quote:Richard S. Irwin, MD, FCCP; John K. Zawacki, MD; Mark M. Wilson, MD; Cynthia T. French, MSN; Mark P. Callery, MD; Departments of Medicine and Surgery, University of Massachusetts Medical School, Worcester, MAAbstract and IntroductionBackground: While medical therapy may fail to improve cough due to gastroesophageal reflux disease (GERD), it is not known if inadequate esophageal acid suppression is responsible. Methods: In a prospective, before-and-after interventional trial, we assessed the effects of antireflux surgery in eight patients whose chronic coughs were due to GERD resistant to intensive medical therapy. All patients met a profile predicting that cough was likely due to GERD and had an initial positive 24-h esophageal pH monitoring study, and then underwent serial 24-h esophageal pH monitoring on gradually intensified medical therapy until the percentage of time that esophageal pH was < 4 was zero and there were no acid reflux events > 4 min. The effects of medical and surgical therapy on cough were assessed clinically by a visual analog scale (VAS) and the Adverse Cough Outcome Survey (ACOS). Results: Before surgery (median, 23.7 days), patients still complained of cough, VAS score was 73.1 � 6.1, and ACOS score was 15.0 � 1.1. After surgery (median, 41.2 days and 1 year), cough improved in all, VAS score decreased to 19.1 � 8.3 and 22.6 � 8.1 (p = 0.001), respectively, and ACOS score decreased to 2.0 � 1.3 and 3.6 � 2.3, respectively (p = 0.002). Conclusions: Antireflux surgery can improve chronic cough due to GERD resistant to intensive medical therapy. There is a clinical profile that can predict when GERD is the likely cause of cough. GERD cannot be excluded on clinical grounds as the potential cause of cough. The term acid reflux disease, when applied to chronic cough due to GERD, can be a misnomer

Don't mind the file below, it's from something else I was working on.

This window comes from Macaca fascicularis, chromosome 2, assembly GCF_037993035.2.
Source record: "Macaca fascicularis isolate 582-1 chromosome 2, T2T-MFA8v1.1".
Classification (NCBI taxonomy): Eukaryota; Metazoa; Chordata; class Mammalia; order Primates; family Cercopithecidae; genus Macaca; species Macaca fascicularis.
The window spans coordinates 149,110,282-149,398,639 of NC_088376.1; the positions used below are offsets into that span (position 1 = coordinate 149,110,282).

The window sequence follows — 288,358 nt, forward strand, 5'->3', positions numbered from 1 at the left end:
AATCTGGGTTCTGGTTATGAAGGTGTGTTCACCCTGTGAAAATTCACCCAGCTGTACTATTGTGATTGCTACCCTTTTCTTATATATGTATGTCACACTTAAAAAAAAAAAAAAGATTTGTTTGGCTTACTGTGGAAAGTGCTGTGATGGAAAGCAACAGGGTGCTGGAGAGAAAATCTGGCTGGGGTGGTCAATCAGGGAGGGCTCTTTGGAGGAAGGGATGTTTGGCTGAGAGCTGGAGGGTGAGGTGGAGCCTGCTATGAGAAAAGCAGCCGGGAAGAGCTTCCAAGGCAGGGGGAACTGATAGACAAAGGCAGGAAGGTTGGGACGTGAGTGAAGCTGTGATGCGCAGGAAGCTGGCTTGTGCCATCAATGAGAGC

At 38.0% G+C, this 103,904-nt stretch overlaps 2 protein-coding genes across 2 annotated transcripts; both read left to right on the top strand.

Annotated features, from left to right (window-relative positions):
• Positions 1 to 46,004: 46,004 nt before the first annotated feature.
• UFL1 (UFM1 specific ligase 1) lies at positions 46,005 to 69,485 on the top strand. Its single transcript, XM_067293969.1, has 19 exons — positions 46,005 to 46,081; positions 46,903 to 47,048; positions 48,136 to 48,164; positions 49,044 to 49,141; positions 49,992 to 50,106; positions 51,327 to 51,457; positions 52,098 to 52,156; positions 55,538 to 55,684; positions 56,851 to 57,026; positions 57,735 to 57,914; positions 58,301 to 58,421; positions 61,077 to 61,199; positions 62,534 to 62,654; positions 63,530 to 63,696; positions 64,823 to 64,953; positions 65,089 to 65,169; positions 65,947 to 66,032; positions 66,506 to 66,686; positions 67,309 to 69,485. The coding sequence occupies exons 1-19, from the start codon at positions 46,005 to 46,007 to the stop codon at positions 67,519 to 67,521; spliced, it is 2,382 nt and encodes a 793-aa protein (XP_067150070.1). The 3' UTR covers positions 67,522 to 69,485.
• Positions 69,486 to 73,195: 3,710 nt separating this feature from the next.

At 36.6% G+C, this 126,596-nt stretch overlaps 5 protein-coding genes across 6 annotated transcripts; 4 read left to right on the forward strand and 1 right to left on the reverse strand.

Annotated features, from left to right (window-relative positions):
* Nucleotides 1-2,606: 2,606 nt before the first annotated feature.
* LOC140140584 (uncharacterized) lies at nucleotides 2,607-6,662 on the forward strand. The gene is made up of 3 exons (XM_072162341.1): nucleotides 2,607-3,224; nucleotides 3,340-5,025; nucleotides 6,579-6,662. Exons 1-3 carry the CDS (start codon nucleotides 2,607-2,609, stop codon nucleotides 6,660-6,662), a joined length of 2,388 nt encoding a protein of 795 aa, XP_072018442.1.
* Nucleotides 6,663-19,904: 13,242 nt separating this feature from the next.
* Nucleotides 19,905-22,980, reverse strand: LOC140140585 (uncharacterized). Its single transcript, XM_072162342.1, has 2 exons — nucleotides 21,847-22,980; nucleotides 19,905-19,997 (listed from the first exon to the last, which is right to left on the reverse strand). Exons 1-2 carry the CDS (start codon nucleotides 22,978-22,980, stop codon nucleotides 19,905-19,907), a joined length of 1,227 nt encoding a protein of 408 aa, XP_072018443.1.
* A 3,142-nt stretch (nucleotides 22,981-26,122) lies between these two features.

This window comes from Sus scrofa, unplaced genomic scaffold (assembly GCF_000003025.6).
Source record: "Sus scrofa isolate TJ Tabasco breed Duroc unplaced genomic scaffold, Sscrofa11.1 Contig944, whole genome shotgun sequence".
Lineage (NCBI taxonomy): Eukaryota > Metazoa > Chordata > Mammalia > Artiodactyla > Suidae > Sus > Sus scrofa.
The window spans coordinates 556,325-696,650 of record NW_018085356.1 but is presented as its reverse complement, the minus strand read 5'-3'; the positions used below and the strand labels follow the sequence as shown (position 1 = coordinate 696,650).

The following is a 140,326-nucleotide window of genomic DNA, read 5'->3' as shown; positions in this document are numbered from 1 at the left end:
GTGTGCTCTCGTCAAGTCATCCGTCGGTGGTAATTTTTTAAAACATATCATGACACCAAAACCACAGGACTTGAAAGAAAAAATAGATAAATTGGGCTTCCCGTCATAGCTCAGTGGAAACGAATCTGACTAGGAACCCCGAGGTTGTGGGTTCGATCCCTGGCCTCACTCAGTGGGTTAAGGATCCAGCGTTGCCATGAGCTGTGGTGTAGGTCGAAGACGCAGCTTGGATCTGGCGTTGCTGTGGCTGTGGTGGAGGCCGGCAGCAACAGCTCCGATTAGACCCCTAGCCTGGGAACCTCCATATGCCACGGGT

That's just the summary. It goes on to say
quote:Gastroesophageal reflux disease (GERD) is one of the most common causes of chronic cough in all age groups.[1]
You can read the whole article if you click on the link above. You have to register to use medscape, but it is completely free and VERY worth while.
 

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Chronic cough that is made worse with exercise can be a symptom of the beginings of asthma. Particulary if you have been prone to allergies for awhile.It may be worth getting a lung function test to see if your airways are reactive. (usually a blow into this devise then take a bronchiodialator and blow again).If your lung capacity is pretty good then the reactiveness tends to show up more of a cough than as wheezing. I run at 150% of predicted capacity so I have to be in really really really bad shape before I wheeze, but only a little bad to cough like I smoked 5 packs a day, since I was 3 years old
K.